There was both political and religious progress following UNTAC's arrival, but the change also affected Cham Muslims. Women now wear stylish skirts that expose their legs, and others wear shirts that show off their breasts. This did not happen before UNTAC came. My mother's generation wore long-sleeved shirts.

During UNTAC's time, many people from other poor countries came to Cambodia and transmitted HIV throughout Cambodia. I do not refer any nationality in particular, but I know that nowadays there are some Cham Muslims who are HIV-positive.

Islam states that a man is prohibited from having sex with any person other than his wife, but some men do not abide by this. The person who holds fast to his religion will not [get infected]. Government officials visit my mosque twice a month to train the villagers on how to avoid HIV.

What is your opinion on problems in society such as corruption?

Corruption is a personal matter, and to my understanding the government tries its best.

Funding for mosques and schools has come in recent years from other Islamic states that some say are repressive in their social attitudes. How much money has your mosque received, and does it ever come with doctrinal conditions attached, such as the position of women in society?

I know that Kuwait has given funding to some mosques to help teachers in schools with an extra $20 a month each. Our community no longer receives money from any states.

We receive funding from Cham Muslims living abroad - from Indonesian and Malaysian people. An American man in UNTAC gave $500 to help build our mosque. There were no repressive conditions attached to the funding. These people help us with a pure mind.

How many mosques are there in Cambodia, and are services conducted in Arabic or Khmer?

I know that before the Khmer Rouge came to power there were more than 300 mosques throughout Cambodia. There are more than that nowadays, and services are held in Khmer, Arabic and Cham. Before prayers people would always wash their face and clean their nose, then brush their teeth, but some people these days do not follow this so strictly.

We follow Sunni Islam, which is not hostile to other people; rather it helps them. If a Sunni man slaughters a cow he gives meat to other people living nearby regardless of their religion. In my community we also give food to Buddhist monks living on the peninsula and take them for free on the ferry across the river.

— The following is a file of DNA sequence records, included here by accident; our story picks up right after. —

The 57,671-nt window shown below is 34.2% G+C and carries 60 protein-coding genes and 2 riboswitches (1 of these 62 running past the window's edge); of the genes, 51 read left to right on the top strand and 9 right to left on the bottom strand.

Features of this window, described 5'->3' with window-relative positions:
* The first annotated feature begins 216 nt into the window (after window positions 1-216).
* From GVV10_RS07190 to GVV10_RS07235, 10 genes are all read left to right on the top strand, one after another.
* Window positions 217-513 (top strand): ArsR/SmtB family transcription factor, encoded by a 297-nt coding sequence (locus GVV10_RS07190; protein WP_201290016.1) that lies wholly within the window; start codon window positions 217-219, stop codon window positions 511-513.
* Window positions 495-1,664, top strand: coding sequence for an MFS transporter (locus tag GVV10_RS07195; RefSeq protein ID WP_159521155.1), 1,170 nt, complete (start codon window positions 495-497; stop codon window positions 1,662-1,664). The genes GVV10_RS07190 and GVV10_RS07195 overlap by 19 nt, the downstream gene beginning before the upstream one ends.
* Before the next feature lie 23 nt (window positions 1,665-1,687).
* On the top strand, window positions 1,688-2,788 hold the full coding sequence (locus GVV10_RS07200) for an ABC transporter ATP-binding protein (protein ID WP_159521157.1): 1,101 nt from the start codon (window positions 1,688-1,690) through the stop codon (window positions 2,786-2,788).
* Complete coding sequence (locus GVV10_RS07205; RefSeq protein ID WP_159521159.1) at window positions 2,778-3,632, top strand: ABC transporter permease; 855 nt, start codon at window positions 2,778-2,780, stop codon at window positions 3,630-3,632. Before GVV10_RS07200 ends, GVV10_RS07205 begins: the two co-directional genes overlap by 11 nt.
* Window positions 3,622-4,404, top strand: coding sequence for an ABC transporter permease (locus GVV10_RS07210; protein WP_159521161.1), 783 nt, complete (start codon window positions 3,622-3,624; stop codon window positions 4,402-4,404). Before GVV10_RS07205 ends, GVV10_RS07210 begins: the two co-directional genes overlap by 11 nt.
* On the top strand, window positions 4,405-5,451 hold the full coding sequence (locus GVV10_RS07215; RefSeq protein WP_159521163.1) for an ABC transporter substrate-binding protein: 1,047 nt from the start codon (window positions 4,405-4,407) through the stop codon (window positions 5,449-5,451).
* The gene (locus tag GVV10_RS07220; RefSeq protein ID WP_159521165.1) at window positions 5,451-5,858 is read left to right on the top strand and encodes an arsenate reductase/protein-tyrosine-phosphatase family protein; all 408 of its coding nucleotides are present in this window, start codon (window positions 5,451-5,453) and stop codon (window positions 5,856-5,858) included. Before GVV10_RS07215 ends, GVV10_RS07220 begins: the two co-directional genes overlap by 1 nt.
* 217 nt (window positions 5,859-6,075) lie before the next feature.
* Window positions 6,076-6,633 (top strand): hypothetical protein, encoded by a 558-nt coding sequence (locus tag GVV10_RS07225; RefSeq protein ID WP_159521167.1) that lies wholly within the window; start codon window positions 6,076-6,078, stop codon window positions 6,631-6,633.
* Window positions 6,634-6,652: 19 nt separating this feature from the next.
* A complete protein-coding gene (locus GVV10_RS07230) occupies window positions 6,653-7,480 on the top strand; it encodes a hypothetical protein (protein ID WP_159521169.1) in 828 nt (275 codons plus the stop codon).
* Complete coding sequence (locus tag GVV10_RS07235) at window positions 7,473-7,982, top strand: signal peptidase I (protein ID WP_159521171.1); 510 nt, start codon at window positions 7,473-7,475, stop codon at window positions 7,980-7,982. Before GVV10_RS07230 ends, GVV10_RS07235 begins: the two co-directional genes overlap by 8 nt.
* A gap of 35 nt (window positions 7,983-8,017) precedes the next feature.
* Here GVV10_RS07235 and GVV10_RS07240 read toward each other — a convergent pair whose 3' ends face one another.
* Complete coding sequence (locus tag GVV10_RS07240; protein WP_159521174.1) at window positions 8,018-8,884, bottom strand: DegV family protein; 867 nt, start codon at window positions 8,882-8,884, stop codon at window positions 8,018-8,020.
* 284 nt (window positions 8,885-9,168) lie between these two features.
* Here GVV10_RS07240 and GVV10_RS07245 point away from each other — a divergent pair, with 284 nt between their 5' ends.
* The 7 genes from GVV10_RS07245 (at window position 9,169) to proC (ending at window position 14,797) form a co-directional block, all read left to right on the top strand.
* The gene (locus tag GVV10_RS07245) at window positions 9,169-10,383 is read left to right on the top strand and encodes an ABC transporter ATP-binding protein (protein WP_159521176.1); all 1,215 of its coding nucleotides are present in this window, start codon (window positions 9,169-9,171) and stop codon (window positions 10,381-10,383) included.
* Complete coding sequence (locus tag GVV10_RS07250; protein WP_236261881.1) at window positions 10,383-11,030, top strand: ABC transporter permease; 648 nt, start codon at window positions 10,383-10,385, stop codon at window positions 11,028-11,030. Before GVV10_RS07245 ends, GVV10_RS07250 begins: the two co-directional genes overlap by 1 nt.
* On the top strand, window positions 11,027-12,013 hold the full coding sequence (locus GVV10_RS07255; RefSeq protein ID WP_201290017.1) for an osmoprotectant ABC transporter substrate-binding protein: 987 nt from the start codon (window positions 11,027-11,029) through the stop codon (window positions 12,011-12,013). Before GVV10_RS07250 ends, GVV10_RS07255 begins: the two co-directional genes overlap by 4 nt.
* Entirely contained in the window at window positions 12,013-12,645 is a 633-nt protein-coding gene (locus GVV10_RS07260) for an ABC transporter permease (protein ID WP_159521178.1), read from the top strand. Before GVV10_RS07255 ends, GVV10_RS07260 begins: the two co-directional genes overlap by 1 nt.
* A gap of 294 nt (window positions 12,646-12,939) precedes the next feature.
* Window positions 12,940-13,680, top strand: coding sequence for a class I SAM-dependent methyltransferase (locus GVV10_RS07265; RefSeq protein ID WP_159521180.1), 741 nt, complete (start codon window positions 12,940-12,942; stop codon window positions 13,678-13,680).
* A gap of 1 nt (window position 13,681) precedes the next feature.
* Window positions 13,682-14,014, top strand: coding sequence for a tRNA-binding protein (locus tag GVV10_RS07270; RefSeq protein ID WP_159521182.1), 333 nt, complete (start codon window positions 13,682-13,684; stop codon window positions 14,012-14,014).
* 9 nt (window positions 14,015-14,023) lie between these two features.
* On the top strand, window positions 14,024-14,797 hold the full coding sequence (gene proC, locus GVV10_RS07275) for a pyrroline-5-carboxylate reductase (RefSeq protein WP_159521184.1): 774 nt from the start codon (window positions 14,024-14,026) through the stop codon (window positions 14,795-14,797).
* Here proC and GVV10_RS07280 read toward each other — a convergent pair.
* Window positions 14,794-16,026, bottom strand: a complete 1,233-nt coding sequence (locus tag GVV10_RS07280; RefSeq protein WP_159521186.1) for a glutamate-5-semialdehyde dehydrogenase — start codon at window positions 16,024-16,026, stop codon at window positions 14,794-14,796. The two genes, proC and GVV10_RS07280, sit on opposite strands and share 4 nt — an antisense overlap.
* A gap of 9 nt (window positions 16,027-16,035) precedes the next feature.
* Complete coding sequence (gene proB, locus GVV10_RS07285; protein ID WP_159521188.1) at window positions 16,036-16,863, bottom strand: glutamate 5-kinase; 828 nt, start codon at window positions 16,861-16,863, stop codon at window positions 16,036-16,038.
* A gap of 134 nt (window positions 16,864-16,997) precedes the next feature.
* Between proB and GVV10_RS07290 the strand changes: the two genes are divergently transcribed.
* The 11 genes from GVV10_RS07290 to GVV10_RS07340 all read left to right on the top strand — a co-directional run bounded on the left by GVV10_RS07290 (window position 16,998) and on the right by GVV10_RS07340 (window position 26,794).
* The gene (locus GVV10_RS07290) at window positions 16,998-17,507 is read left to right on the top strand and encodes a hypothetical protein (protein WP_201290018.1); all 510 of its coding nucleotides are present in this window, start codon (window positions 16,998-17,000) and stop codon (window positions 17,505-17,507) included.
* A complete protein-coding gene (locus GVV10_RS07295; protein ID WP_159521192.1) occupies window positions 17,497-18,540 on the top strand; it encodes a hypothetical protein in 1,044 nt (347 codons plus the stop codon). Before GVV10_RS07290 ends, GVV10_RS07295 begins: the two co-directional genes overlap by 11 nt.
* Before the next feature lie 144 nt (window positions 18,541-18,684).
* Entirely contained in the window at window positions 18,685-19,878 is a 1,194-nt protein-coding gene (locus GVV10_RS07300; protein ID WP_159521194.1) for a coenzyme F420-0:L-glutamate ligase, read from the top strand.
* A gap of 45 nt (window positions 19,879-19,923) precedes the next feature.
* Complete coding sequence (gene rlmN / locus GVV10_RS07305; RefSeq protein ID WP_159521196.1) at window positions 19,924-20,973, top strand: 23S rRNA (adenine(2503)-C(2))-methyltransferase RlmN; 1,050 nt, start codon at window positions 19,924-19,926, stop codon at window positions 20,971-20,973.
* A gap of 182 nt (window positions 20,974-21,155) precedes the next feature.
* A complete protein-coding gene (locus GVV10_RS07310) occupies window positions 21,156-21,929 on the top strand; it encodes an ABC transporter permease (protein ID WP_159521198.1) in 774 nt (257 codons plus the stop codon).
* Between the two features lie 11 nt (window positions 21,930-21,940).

Staying with doctrine - some Islamic countries, such as Afghanistan under the Taliban, and to an extent Saudi Arabia, have repressive policies towards women. What is the position of women in Cham society?

Muslim women in Cambodia are not allowed to work hard like in the Khmer Rouge time, but they can work as medical staff, cooks, and the like. I advise my people to do whatever work they can find - if there is a job that a man can do, then it is a job a woman can also do. However, their hair must not be displayed, for fear that it might excite a man who is not her husband.

According to Muslim law, a woman is required to cover her face exposing only a space for the eyes. This was what women had to do in the time of Mohammed. In Cambodia a woman's face need not be covered - this helps her to see well and breathe properly. We should not be so strict, because [a restrictive practice] is like a string - if it is too tight, it will snap. We should be moderate.

Is there much inter-marriage between Chams and the majority Buddhist Khmer population, and if not, is it discouraged?

Islam is an open and generous religion. If I have a son and he falls in love with a woman from any other nationality, he can still get married to her. One of my sons-in-law is a Chinese-Khmer who was Buddhist. When he came to live with my family, he converted to Islam and learned the traditions. He also changed his name and agreed to abide by Islam. However, in the past some Cambodian Buddhist men have found that they could not convert to Islam- they missed their Buddhist faith, and so left their wives.

You have made the pilgrimage to Mecca (the Haj) - how many Chams have done so?

I came back from Mecca in June 1992, after spending 40 days there. There was a 22-strong delegation, mostly men but with three women. Many Cham Muslims travel to Mecca. Each year more than 100 Cham Muslims go on the pilgrimage.

Do you think Cambodia's Chams feel their first loyalty is to Islam or Cambodia?